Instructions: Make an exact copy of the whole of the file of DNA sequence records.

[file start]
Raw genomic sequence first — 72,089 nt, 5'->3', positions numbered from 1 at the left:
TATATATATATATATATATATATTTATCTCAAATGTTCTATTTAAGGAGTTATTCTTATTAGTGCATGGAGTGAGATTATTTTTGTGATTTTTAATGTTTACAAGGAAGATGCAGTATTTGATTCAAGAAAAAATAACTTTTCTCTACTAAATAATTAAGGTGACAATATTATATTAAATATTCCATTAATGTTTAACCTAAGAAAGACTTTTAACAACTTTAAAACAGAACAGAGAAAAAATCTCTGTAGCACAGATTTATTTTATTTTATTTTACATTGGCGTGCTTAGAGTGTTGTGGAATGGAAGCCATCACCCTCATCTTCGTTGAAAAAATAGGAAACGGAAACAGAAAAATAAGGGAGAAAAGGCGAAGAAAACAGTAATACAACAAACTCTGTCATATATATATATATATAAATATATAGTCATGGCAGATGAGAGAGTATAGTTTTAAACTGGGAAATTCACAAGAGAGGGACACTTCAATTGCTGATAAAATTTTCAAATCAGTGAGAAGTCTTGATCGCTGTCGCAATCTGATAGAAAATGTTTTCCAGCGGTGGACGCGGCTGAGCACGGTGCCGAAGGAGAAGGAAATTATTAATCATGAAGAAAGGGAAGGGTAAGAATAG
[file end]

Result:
Raw genomic sequence first — 72,089 nt, 5'->3', positions numbered from 1 at the left:
TATATATATATATATATATATATTTATCTCAAATGTTCTATTTAAGGAGTTATTCTTATTAGTGCATGGAGTGAGATTATTTTTGTGATTTTTAATGTTTACAAGGAAGATGCAGTATTTGATTCAAGAAAAAATAACTTTTCTCTACTAAATAATTAAGGTGACAATATTATATTAAATATTCCATTAATGTTTAACCTAAGAAAGACTTTTAACAACTTTAAAACAGAACAGAGAAAAAATCTCTGTAGCACAGATTTATTTTATTTTATTTTACATTGGCGTGCTTAGAGTGTTGTGGAATGGAAGCCATCACCCTCATCTTCGTTGAAAAAATAGGAAACGGAAACAGAAAAATAAGGGAGAAAAGGCGAAGAAAACAGTAATACAACAAACTCTGTCATATATATATATATATAAATATATAGTCATGGCAGATGAGAGAGTATAGTTTTAAACTGGGAAATTCACAAGAGAGGGACACTTCAATTGCTGATAAAATTTTCAAATCAGTGAGAAGTCTTGATCGCTGTCGCAATCTGATAGAAAATGTTTTCCAGCGGTGGACGCGGCTGAGCACGGTGCCGAAGGAGAAGGAAATTATTAATCATGAAGAAAGGGAAGGGTAAGAATAG